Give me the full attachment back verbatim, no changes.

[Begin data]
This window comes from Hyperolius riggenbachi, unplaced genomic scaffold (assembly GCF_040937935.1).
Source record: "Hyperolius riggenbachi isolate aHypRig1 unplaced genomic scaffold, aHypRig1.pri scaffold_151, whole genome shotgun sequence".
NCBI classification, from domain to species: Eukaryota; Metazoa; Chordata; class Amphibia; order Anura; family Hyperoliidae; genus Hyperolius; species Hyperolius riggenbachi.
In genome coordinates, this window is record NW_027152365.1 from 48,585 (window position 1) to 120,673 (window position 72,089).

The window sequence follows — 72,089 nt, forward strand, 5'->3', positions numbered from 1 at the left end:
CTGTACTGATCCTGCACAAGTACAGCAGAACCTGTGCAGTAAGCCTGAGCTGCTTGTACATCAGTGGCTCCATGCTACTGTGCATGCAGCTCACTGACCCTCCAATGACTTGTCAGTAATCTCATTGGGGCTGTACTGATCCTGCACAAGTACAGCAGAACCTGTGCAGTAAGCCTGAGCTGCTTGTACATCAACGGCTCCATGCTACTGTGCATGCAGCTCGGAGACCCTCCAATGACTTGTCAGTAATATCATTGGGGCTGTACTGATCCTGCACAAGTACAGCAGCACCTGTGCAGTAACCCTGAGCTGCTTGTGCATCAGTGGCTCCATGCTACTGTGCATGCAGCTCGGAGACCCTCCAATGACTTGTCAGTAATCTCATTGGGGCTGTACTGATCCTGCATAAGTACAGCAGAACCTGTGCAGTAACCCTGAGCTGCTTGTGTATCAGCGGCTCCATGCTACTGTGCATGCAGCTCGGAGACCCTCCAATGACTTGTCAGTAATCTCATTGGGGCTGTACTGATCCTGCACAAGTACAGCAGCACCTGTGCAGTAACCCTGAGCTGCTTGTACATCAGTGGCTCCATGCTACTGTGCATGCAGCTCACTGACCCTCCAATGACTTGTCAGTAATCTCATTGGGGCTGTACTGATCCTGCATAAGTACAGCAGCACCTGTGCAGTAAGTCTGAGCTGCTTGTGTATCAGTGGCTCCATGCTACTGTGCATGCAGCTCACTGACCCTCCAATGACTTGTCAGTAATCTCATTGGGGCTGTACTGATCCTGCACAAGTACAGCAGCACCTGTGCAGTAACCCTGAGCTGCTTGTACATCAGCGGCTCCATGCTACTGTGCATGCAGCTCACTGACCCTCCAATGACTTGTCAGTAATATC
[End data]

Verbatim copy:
This window comes from Hyperolius riggenbachi, unplaced genomic scaffold (assembly GCF_040937935.1).
Source record: "Hyperolius riggenbachi isolate aHypRig1 unplaced genomic scaffold, aHypRig1.pri scaffold_151, whole genome shotgun sequence".
NCBI classification, from domain to species: Eukaryota; Metazoa; Chordata; class Amphibia; order Anura; family Hyperoliidae; genus Hyperolius; species Hyperolius riggenbachi.
In genome coordinates, this window is record NW_027152365.1 from 48,585 (window position 1) to 120,673 (window position 72,089).

The window sequence follows — 72,089 nt, forward strand, 5'->3', positions numbered from 1 at the left end:
CTGTACTGATCCTGCACAAGTACAGCAGAACCTGTGCAGTAAGCCTGAGCTGCTTGTACATCAGTGGCTCCATGCTACTGTGCATGCAGCTCACTGACCCTCCAATGACTTGTCAGTAATCTCATTGGGGCTGTACTGATCCTGCACAAGTACAGCAGAACCTGTGCAGTAAGCCTGAGCTGCTTGTACATCAACGGCTCCATGCTACTGTGCATGCAGCTCGGAGACCCTCCAATGACTTGTCAGTAATATCATTGGGGCTGTACTGATCCTGCACAAGTACAGCAGCACCTGTGCAGTAACCCTGAGCTGCTTGTGCATCAGTGGCTCCATGCTACTGTGCATGCAGCTCGGAGACCCTCCAATGACTTGTCAGTAATCTCATTGGGGCTGTACTGATCCTGCATAAGTACAGCAGAACCTGTGCAGTAACCCTGAGCTGCTTGTGTATCAGCGGCTCCATGCTACTGTGCATGCAGCTCGGAGACCCTCCAATGACTTGTCAGTAATCTCATTGGGGCTGTACTGATCCTGCACAAGTACAGCAGCACCTGTGCAGTAACCCTGAGCTGCTTGTACATCAGTGGCTCCATGCTACTGTGCATGCAGCTCACTGACCCTCCAATGACTTGTCAGTAATCTCATTGGGGCTGTACTGATCCTGCATAAGTACAGCAGCACCTGTGCAGTAAGTCTGAGCTGCTTGTGTATCAGTGGCTCCATGCTACTGTGCATGCAGCTCACTGACCCTCCAATGACTTGTCAGTAATCTCATTGGGGCTGTACTGATCCTGCACAAGTACAGCAGCACCTGTGCAGTAACCCTGAGCTGCTTGTACATCAGCGGCTCCATGCTACTGTGCATGCAGCTCACTGACCCTCCAATGACTTGTCAGTAATATC